This rhetoric goes hand-in-hand with tendencies to caricature real or perceived opponents. The speeches of Perón and Chávez are full of ad hominem rants against “enemies of the people.” Francis himself isn’t shy about applying labels. There’s even a blog that has compiled his more memorable phrases: “rigorists,” “fundamentalists,” “Pharisees,” “intellectual aristocrats,” “little monsters,” “self-absorbed promethean neopelagians,” to name just a few. The targets range from younger Catholics with a distaste for 1970s liturgy to theologians who insist that coherently preaching the gospel requires a concern for intellectual rigor.

Pope Francis Is Himself a Populist

But Francis’s populist side manifests itself most clearly in addresses he’s given to one particular group that he has clearly supported: an organization called The World Meeting of Popular Movements. The populist edge to Francis’s thought is very evident in, for example, a 2015 speech he gave to this group in Bolivia. At various points, the rhetoric employed by the pope—“tyranny of mammon,” “this economy kills,” “bondage of individualism” etc.—is decidedly charged, even polemical. Some of it isn’t that different from the language used by populist politicians throughout Latin America.
This last point is underscored by the fact that Pope Francis delivered these remarks while seated next to President Evo Morales of Bolivia. A self-described communitarian-socialist, Morales is a quintessential Latin American left-populist. Like all such politicians, he’s steadily removed constitutional restraints on his power in the name of “the people.” Morales’ prominence at the pope’s speech, as one journalist present remarked to me, reinforced the sense that “the whole event had the feel of a deeply political, very left-wing, and somewhat secular rally.”
The pope’s apparent empathy for a type of populism was further underscored when the Pontifical Academy of Social Sciences held a conference in April 2016 to mark the 25th anniversary of John Paul II’s encyclical “Centesimus Annus.” The two heads of states invited to speak were none other than Morales and another left-populist head of state, Ecuador’s Rafael Correa. The event was tilted even further in a left-populist direction by the presence of the then-candidate for the Democratic nomination for president of the United States, Sen. Bernie Sanders, who also gave a speech.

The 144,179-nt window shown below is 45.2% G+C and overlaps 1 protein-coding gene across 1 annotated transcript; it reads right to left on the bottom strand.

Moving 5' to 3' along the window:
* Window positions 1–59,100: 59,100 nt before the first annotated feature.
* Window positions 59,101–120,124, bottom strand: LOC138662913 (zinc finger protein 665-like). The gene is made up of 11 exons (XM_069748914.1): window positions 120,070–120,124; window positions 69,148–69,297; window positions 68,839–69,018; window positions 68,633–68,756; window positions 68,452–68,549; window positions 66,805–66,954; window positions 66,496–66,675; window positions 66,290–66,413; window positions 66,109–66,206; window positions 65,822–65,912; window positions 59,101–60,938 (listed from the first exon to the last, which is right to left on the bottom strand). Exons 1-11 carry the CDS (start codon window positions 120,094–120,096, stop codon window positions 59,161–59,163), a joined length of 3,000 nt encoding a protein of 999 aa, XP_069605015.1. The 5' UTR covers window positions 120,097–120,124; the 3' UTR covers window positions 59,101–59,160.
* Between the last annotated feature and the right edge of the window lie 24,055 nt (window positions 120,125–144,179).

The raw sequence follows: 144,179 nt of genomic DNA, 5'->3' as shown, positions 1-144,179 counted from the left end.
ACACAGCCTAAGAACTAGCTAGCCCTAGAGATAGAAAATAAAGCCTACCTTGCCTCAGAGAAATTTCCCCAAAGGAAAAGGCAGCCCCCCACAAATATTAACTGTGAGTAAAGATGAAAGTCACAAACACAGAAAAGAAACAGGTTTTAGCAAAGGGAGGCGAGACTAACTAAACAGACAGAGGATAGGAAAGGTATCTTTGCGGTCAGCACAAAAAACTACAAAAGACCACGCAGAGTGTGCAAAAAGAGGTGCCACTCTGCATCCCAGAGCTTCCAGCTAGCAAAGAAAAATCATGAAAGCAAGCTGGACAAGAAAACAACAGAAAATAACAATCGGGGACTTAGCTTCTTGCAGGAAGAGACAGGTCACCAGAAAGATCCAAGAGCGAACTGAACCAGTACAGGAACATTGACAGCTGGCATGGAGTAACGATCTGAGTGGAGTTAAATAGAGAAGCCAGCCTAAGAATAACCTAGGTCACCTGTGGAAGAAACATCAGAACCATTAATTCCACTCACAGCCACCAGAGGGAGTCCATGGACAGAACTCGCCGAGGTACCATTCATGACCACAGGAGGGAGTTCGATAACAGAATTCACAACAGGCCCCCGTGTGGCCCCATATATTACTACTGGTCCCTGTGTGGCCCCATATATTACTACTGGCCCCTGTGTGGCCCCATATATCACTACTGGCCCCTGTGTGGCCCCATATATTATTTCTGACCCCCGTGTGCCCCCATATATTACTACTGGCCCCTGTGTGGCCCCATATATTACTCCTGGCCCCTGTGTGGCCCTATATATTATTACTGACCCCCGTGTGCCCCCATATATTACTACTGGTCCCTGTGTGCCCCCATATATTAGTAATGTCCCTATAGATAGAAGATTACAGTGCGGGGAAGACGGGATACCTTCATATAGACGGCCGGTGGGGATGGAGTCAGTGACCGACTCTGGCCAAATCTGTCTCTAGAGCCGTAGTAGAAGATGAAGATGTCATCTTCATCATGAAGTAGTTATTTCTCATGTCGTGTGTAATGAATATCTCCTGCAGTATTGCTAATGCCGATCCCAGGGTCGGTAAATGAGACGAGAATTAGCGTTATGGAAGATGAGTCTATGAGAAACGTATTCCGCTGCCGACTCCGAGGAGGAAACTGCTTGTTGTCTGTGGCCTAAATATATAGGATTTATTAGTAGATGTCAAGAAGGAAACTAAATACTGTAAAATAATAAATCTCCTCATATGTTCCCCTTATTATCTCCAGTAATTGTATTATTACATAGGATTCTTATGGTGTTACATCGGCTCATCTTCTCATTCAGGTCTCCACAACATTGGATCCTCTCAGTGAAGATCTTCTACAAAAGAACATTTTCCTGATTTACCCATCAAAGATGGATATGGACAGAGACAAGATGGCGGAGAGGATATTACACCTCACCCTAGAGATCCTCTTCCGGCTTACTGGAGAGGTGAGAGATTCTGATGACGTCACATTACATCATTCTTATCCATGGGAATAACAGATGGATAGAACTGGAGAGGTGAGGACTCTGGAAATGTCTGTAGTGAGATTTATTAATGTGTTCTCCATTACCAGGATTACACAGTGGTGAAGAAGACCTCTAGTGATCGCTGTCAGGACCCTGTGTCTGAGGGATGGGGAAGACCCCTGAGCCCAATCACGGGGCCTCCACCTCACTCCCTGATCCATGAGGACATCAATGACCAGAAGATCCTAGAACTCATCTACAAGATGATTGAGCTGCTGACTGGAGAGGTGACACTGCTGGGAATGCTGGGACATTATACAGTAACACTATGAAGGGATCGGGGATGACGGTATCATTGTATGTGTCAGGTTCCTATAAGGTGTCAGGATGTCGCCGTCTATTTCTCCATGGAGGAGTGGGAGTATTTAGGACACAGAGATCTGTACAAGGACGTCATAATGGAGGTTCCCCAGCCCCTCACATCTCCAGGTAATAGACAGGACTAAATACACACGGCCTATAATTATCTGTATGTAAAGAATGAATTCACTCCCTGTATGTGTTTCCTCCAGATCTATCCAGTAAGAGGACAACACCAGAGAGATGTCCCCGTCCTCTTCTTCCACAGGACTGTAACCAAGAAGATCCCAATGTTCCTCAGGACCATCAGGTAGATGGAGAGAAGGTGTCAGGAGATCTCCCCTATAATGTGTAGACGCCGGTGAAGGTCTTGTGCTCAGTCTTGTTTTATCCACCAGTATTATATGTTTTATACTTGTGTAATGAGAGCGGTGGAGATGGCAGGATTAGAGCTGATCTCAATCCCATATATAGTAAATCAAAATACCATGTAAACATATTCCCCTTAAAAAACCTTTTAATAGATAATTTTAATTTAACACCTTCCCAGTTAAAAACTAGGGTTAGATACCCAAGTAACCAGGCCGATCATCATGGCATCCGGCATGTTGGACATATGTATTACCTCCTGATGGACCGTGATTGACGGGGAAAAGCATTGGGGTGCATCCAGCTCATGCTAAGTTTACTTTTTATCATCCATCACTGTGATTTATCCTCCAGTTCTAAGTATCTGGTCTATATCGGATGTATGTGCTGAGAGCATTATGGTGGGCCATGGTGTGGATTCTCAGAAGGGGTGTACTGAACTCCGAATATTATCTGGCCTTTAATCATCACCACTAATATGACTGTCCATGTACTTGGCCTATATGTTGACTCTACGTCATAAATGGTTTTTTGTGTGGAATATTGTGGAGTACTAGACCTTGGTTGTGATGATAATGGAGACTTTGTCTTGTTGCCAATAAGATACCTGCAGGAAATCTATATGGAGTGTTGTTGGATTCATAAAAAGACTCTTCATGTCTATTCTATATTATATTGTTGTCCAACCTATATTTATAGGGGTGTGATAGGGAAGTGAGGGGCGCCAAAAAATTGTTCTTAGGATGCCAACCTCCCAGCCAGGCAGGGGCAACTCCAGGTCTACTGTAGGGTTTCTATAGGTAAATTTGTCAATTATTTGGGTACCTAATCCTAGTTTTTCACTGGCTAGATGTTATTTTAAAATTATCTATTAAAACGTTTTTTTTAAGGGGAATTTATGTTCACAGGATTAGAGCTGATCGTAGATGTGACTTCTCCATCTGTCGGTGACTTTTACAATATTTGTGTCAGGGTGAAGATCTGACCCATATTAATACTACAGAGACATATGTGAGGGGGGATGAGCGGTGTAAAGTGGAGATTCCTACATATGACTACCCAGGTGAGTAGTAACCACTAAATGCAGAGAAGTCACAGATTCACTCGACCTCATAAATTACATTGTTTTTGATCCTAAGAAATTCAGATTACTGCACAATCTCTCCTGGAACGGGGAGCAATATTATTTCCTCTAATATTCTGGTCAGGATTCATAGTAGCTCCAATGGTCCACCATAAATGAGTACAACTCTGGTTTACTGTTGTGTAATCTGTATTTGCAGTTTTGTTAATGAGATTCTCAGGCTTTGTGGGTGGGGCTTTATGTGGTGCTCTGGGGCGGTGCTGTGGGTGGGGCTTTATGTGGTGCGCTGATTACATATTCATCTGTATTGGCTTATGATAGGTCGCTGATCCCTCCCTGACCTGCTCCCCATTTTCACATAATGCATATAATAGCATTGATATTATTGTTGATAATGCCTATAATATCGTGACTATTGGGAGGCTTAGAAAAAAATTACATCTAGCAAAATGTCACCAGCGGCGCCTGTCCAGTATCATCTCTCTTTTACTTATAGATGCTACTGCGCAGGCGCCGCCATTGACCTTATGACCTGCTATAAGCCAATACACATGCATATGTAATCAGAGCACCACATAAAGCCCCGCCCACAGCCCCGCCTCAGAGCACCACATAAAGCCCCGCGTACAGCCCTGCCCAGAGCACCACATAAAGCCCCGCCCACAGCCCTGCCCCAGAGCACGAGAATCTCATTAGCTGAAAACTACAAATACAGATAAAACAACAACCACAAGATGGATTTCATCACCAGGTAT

There’s some evidence this is Francis’s view. In an interview with the Spanish left-leaning newspaper El País, the pope described Latin American populism as healthy because it made “the people . . . the protagonists.” He then associated populism in Europe with the rise of the Nazis.
But does this mean that, from Francis’s standpoint, “the people” crushed by poverty in Latin America are the true bearers of the subcontinent’s destiny (even if their left-populist leaders destroy the economy in countries like Venezuela and trash civil liberties throughout the region), whereas “the people” in Western Europe fed up with unaccountable Eurocrats are closet racists who, sotto voce, want to take Europe back to the dictatorships of the 1930s?

Um comentário:

Isac disse...

Só de o papa Francisco receber entusiasticamente os "movimentos sociais"(milicias comunistas) e lhes dizer que "façam dele suas palavras", causam-nos calafrios!
Ainda: pelo 4º ano consecutivo sob o papa Francisco, o8/03 pp, as feminazistas, abortistas e simpáticas às arruaceiras do Fêmen e congêneres se reunirem no Vaticano no Dia Internacional da Mulher, apoiadas idem por D Sorondo e mais as paus-mandados da ONU e ainda tendo como orador o relativista Pe Arturo Sosa apoiando essas anarquistas, assim como ordenação de mulheres diaconisas...
Monte uma igreja, Pe Arturo, e eleja Ção Chávez como patrono dessa seita!